Welcome to Marwen: The Downsizing of 2018

In "Welcome to Marwen," directed by Robert Zemeckis, Leslie Mann plays Nicol, the new neighbor of artist Mark Hogancamp, played by Steve Carell. Photo Credit: Universal Pictures and DreamWorks Pictures.

Robert Zemeckis and Steve Carell team up in Welcome to Marwen but this story is better told as a documentary rather than narrative feature.

The town of Marwen is a fictional Belgian town that Mark Hogancamp (Steve Carell) creates while recovering from the brutal attack.  An artist in real life, Hogancamp loses many of his memories following the attack.  Basically, an American fighter pilot, Captain Hogie (Carell), crashes during World War 2, gets attacked by Nazis, and finds refuge in Marwen.  There’s a serious side of PTSD that the film tries its best to examine.  It comes through strongly in many ways but there’s other aspects that fall extremely short.

Early on in the film, Hogancamp gets a new neighbor, Nicol (Leslie Mann).  It’s not long before the two become friends even though he wants them to be something more.  The live-action women are better depicted than their doll counterparts.  This includes hobby store worker Roberta (Merritt Wever), Avalanche Roadhouse co-worker Carlala (Eiza González), caregiver Anna (Gwendoline Christie), GI Julie (Janelle Monáe), and adult actress Suzanne (Leslie Zemeckis).

Going into the final weeks of the year, there were many questions surrounding the new film from Zemeckis.  It wasn’t premiering at any film festival.  The trailers didn’t do enough to sell the film in a way that made me excited to see it.  I started to wonder if perhaps it could be the 2018 version of Downsizing.  If you recall, last year’s film from Alexander Payne premiered to high expectations.  The film would turn out to be one of the worst films in 2017.

Even as I left the theater on following an early Thursday night screening, I found myself still unsure of what this film wanted to say about PTSD.  While I get that I empathize with the pain that Mark Hogancamp underwent following the brutal attack on his life.  I’m just not sure making a movie out of these dolls added what the film needed.  I understand that Hogancamp needed Marwen as a way to recover but the women in this film are sexualized in nature.  Yes, he pays tribute to the women he knows but their designs come off as very sexualized.  Don’t get me wrong–the CGI design behind Marwen is impressive and the film is well-shot.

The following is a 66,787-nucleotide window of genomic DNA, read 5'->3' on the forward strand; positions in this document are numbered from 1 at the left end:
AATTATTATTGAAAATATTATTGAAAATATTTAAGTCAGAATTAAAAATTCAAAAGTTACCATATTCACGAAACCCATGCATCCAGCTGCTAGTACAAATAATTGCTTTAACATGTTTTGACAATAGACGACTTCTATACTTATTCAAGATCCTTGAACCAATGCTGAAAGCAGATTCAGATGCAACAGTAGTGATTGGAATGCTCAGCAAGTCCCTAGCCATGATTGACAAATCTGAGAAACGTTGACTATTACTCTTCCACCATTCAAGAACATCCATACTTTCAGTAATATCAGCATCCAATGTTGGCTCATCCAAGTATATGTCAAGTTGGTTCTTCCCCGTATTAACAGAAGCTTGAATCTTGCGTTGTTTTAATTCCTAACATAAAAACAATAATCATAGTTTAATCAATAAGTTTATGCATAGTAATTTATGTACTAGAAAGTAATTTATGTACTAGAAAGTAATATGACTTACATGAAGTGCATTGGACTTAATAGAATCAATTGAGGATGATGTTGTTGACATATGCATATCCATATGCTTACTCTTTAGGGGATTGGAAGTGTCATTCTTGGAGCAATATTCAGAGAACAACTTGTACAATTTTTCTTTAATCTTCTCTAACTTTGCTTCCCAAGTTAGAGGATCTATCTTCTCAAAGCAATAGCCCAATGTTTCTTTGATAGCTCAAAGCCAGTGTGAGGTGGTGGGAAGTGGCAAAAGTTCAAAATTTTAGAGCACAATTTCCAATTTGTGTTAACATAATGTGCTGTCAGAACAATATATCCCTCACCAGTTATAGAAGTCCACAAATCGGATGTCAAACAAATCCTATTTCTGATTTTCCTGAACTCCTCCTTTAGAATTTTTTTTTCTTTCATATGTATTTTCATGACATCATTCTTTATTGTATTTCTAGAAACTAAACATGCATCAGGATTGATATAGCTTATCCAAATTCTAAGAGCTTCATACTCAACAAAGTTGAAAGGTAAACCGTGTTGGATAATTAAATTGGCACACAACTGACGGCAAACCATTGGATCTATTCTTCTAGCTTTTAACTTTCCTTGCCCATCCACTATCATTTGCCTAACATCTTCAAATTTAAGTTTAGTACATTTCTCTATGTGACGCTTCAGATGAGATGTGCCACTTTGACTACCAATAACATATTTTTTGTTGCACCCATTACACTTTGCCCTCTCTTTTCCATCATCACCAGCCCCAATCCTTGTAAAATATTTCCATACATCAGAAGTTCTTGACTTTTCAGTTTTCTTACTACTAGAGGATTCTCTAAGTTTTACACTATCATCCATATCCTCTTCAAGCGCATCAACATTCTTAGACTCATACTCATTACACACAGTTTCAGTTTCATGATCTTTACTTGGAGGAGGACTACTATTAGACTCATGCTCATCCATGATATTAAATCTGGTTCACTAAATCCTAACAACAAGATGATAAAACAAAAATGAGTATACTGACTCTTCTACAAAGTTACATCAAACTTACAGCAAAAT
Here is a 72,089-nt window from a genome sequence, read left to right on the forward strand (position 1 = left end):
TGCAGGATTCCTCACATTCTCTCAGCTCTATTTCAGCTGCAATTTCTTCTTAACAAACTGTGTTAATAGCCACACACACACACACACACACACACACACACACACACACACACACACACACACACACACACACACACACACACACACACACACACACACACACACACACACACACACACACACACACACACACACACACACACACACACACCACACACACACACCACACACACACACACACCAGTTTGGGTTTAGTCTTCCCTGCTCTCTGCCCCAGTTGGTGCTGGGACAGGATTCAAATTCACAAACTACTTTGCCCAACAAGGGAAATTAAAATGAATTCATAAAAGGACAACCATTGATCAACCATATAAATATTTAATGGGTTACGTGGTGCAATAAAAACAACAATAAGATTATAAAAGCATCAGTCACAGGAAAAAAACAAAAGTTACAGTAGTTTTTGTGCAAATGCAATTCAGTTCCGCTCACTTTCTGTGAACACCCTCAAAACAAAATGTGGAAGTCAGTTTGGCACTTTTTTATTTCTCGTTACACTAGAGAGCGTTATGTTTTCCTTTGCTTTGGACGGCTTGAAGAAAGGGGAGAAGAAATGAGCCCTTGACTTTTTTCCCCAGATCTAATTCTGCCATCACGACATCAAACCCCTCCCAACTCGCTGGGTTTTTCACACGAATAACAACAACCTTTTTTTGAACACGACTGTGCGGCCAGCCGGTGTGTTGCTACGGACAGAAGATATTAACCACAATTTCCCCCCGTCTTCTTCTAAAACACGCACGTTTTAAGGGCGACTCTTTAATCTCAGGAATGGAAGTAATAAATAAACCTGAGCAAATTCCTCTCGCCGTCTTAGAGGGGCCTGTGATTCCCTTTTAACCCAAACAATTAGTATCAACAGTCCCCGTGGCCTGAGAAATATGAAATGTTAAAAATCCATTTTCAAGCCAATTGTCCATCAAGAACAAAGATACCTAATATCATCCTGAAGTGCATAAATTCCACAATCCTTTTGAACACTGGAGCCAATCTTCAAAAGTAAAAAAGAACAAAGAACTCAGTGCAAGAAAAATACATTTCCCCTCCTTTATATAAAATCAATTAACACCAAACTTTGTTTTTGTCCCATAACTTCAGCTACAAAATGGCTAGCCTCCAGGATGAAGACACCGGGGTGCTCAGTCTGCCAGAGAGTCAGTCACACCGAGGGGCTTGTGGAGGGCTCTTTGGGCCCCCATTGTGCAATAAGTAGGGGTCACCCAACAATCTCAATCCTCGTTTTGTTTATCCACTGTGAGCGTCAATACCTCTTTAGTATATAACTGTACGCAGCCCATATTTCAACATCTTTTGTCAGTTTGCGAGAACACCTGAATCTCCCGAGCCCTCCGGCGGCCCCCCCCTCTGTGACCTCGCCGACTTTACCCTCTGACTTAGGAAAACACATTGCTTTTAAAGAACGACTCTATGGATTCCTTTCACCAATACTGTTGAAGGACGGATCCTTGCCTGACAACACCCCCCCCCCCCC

Zemeckis is asking a lot from the audience but the whole real vs. fantasy just didn’t do it for me.  If it were just the real guy taking photos, it would be one thing. Zemeckis takes things just a bit further by taking us into these fantasy world.  Is it really necessary to do that?  My immediate thinking is probably not.  I don’t know where they went wrong in the script but there are many times in the second and third acts in which I found the film slowing down.  There were only two other films in 2018 in which I truly wanted to walk out.  Welcome to Marwen became the third film of the year.  I willed myself to the end of the film but there’s a whole lotta meh going on.

I call this film the Downsizing of 2018 because Zemeckis films mean high expectations.  The same with that of Alexander Payne.  The release of Downsizing came with charges of characters serving as racial stereotypes.  While the same isn’t the case in Welcome to Marwen, it’s problematic in how the women are treated…at least in doll form.  To call them hypersexualized wouldn’t be an understatement.  I’m have yet to watch the Marwencol documentary. As such, I don’t know much about Hogancamp’s thing with wearing women’s shoes.  There’s a comment about how wearing the shoes makes him feel a woman’s essence.  I’m not even about to get into all of that.

Despite high expectations for the team up between Zemeckis and Carell, Welcome to Marwen requires a U-turn at the earliest possible convenience.

DIRECTOR:  Robert Zemeckis
SCREENWRITERS:  Robert Zemeckis and Caroline Thompson
CAST:  Steve Carell, Leslie Mann, Diane Kruger, Merritt Wever, Janelle Monáe, Eiza González, Gwendoline Christie, Leslie Zemeckis, Neil Jackson

Universal Pictures opens Welcome to Marwen in theaters on December 21, 2018.

Danielle Solzman

Danielle Solzman is native of Louisville, KY, and holds a BA in Public Relations from Northern Kentucky University and a MA in Media Communications from Webster University. She roots for her beloved Kentucky Wildcats, St. Louis Cardinals, Indianapolis Colts, and Boston Celtics. Living less than a mile away from Wrigley Field in Chicago, she is an active reader (sports/entertainment/history/biographies/select fiction) and involved with the Chicago improv scene. She also sees many movies and reviews them. She has previously written for Redbird Rants, Wildcat Blue Nation, and Hidden Remote/Flicksided. From April 2016 through May 2017, her film reviews can be found on Creators.